The Court also finds that plaintiff has met his burden of proving the third element listed above. First, it is clear that § 504's prohibition of discrimination applies to recruitment and to the processing of applications for employment, which is the stage at which plaintiff was effectively eliminated from consideration for the job in question; the prohibition also applies to job assignments, job descriptions and any other term or condition of employment. 45 C.F.R. § 84.11(b) (1), (4) and (9). In this case, the only reason plaintiff was told it would be futile to come for the interview was that his handicap would prevent him from obtaining a bus driver's permit. There is no evidence that defendant had any other reason in July 1979 for suggesting to plaintiff that it would not be worthwhile to interview him.

The remaining issue, then, is whether plaintiff was "otherwise qualified" for the position of teacher of preschool handicapped children. In the employment context under § 504, the regulations define a qualified handicapped person as one "who, with reasonable accommodation, can perform the essential functions of the job in question". 45 C.F.R. § 84.3(k) (1). In Southeastern Community College v. Davis, 442 U.S. 397, 99 S. Ct. 2361, 60 L. Ed. 2d 980 (1979), the Supreme Court held that in order to be consistent with the legislative intent behind § 504, the implementing regulations could not be interpreted as imposing an obligation on all recipients of federal funds to make substantial modifications in their programs in order to accommodate the needs of the handicapped. Id. at 407-12, 99 S. Ct. at 2367-70. However, the Court acknowledged that accommodation may be required by § 504 when it would not impose an undue financial or administrative burden:

We do not suggest that the line between a lawful refusal to extend affirmative action and illegal discrimination against handicapped persons always will be clear. It is possible to envision situations where an insistence on continuing past requirements and practices might arbitrarily deprive genuinely qualified handicapped persons of the opportunity to participate in a covered program. Technological advances can be expected to enhance opportunities to rehabilitate the handicapped or otherwise to qualify them for some useful employment. Such advances also may enable attainment of these goals without imposing undue financial and administrative burdens upon a State. Thus, situations may arise where a refusal to modify an existing program might become unreasonable and discriminatory.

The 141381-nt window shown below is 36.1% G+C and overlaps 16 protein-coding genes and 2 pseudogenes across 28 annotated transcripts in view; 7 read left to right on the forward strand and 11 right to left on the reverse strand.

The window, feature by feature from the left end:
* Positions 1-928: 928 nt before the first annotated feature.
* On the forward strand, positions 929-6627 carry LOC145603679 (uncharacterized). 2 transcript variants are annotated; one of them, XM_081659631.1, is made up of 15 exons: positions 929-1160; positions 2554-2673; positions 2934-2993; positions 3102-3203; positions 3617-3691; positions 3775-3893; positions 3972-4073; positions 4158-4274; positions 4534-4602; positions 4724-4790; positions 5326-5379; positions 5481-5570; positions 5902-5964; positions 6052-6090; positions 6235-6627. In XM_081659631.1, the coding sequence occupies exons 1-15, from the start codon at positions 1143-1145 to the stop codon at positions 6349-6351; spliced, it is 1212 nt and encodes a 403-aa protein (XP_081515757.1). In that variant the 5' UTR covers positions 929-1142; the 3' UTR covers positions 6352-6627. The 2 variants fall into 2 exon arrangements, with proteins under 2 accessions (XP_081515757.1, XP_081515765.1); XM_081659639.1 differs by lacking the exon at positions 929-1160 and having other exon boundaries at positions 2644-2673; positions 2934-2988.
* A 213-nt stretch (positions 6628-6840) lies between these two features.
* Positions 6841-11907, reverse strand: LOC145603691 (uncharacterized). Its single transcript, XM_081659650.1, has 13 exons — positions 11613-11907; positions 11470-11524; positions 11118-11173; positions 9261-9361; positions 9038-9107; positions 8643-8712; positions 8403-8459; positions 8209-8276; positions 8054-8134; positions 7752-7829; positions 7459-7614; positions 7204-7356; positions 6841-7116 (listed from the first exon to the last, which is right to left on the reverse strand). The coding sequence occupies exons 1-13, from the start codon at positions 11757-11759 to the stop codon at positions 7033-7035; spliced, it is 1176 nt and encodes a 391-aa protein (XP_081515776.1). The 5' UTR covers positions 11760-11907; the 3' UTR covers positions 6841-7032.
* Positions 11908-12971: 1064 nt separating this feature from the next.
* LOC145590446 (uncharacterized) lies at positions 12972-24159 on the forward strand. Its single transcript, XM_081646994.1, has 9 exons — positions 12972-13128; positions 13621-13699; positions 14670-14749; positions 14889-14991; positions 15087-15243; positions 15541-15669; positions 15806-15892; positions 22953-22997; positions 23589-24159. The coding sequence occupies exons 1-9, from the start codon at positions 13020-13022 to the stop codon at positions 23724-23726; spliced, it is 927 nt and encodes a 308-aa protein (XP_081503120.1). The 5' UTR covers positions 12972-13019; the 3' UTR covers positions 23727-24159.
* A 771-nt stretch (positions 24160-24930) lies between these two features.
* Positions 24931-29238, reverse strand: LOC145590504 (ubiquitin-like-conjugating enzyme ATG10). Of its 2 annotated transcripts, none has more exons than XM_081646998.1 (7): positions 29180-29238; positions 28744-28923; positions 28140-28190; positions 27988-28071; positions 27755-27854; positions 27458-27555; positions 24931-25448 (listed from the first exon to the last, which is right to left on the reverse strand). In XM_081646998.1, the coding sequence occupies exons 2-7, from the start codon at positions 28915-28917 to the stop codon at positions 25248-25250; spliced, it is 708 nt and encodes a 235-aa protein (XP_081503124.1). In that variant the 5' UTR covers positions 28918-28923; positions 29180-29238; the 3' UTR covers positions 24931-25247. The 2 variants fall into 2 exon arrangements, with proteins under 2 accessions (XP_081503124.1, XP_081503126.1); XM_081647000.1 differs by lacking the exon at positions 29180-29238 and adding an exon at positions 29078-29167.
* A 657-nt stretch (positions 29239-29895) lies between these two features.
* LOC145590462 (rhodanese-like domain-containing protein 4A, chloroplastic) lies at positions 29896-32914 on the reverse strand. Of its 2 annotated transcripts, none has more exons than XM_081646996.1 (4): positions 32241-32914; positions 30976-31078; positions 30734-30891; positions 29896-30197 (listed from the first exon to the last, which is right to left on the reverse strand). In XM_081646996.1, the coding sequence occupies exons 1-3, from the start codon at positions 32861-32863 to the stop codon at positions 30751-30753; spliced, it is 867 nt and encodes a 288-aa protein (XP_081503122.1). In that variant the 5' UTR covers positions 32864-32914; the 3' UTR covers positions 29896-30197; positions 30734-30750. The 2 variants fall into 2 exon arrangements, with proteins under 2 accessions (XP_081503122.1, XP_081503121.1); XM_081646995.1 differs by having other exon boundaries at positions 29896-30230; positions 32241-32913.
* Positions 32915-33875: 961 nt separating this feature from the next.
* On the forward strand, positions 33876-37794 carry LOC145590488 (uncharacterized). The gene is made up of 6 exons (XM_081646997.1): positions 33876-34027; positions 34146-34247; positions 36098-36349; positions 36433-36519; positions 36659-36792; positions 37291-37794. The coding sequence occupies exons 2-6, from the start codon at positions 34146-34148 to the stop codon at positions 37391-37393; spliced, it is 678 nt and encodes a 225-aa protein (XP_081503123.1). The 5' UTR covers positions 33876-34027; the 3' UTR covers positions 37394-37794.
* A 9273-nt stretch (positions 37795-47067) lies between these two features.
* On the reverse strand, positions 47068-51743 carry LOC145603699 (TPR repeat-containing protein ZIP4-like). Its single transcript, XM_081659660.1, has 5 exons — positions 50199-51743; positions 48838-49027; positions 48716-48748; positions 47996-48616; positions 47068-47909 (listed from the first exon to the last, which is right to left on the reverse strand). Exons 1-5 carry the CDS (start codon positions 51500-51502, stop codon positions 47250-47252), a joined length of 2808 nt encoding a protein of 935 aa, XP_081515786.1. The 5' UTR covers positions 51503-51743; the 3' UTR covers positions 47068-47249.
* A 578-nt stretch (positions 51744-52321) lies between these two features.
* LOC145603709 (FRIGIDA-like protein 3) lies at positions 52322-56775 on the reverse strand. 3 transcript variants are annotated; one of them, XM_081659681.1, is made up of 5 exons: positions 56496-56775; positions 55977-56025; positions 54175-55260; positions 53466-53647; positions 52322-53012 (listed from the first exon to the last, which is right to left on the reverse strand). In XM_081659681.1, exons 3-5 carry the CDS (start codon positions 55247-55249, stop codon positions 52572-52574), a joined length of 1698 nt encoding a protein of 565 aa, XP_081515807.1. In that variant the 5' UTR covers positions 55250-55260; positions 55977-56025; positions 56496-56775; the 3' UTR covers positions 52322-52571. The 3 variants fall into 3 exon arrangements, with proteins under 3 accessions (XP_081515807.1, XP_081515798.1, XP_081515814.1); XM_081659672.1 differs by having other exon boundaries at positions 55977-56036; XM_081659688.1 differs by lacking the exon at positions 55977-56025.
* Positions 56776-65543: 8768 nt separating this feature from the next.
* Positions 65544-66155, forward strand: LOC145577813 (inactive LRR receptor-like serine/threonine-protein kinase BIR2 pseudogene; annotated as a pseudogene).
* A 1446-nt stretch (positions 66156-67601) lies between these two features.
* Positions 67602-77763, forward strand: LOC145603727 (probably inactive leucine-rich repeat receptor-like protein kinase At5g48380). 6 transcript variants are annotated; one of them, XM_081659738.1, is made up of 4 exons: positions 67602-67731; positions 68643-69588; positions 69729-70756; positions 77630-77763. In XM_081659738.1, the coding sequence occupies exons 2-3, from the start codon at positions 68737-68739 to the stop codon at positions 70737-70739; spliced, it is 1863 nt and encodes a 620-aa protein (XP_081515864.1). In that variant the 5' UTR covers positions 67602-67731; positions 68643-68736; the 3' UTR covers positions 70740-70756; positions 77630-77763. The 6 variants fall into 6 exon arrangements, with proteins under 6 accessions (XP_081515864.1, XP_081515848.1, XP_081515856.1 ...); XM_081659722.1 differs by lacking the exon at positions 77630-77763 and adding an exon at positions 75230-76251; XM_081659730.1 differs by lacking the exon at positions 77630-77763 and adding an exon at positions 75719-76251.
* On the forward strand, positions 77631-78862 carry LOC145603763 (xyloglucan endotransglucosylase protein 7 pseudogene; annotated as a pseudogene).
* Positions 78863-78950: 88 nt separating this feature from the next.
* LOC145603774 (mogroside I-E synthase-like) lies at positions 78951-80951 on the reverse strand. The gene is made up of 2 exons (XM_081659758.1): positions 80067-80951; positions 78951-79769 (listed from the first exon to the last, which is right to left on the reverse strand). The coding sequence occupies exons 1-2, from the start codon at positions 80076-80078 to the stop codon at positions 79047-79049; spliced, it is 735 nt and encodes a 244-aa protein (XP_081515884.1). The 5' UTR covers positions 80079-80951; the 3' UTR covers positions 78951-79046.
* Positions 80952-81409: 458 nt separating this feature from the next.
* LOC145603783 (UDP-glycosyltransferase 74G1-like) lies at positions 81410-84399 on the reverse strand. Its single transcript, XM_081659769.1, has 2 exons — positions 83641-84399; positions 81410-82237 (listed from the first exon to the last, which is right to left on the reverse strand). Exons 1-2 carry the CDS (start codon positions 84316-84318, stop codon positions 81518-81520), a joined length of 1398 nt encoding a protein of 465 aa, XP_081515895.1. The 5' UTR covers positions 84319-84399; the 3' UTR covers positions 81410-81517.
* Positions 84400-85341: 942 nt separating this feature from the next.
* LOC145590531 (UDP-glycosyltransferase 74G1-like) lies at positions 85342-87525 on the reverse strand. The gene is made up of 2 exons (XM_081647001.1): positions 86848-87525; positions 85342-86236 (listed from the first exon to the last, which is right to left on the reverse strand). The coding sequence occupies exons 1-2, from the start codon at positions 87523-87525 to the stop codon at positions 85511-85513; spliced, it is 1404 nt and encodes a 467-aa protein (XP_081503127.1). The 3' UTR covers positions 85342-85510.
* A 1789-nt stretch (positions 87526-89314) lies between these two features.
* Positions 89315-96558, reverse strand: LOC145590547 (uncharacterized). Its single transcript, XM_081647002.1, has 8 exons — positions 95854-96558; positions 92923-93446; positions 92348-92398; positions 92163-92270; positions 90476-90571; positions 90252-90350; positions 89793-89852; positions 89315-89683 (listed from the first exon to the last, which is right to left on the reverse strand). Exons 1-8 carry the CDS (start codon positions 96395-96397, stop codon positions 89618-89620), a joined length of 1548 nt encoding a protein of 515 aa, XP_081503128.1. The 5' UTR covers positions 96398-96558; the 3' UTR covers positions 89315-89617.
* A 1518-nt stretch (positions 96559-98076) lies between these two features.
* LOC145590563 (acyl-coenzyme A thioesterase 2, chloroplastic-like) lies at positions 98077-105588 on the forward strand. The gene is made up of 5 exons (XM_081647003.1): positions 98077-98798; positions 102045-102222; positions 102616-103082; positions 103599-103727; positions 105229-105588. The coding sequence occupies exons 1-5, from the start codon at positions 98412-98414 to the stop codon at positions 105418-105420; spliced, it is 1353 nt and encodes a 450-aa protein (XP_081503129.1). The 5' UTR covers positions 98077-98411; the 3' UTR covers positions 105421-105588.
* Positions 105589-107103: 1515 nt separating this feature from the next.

Id. at 412-13, 99 S. Ct. at 2370.

As noted earlier, however, Congress has chosen to impose a more significant duty of affirmative action on recipients of EHA funds. See 20 U.S.C. § 1405. Although the Court is not aware of any case in point, it would appear logical that when a § 504 defendant is a recipient of EHA funds, the "reasonable accommodation" question should be analyzed in terms of this special obligation rather than the lesser *1137 duty imposed by § 504 on recipients of federal aid in general.

In the case at bar, aside from the bus driving requirement, plaintiff was clearly qualified and able to perform all the essential functions of a preschool handicapped teacher without any accommodation on defendant's part.[4] The accommodation question arises only in connection with the bus driving requirement. Defendant Green Valley, of course, cannot be held responsible for the fact that state law imposed a physical requirement for school bus drivers, nor did Green Valley itself have the power to make an exception and permit plaintiff to drive a bus. Rather, the issues before the Court are whether defendant could have accommodated plaintiff by eliminating the need for him to perform the bus-driving duty, and whether it would have imposed an undue financial or administrative burden on defendant to do so.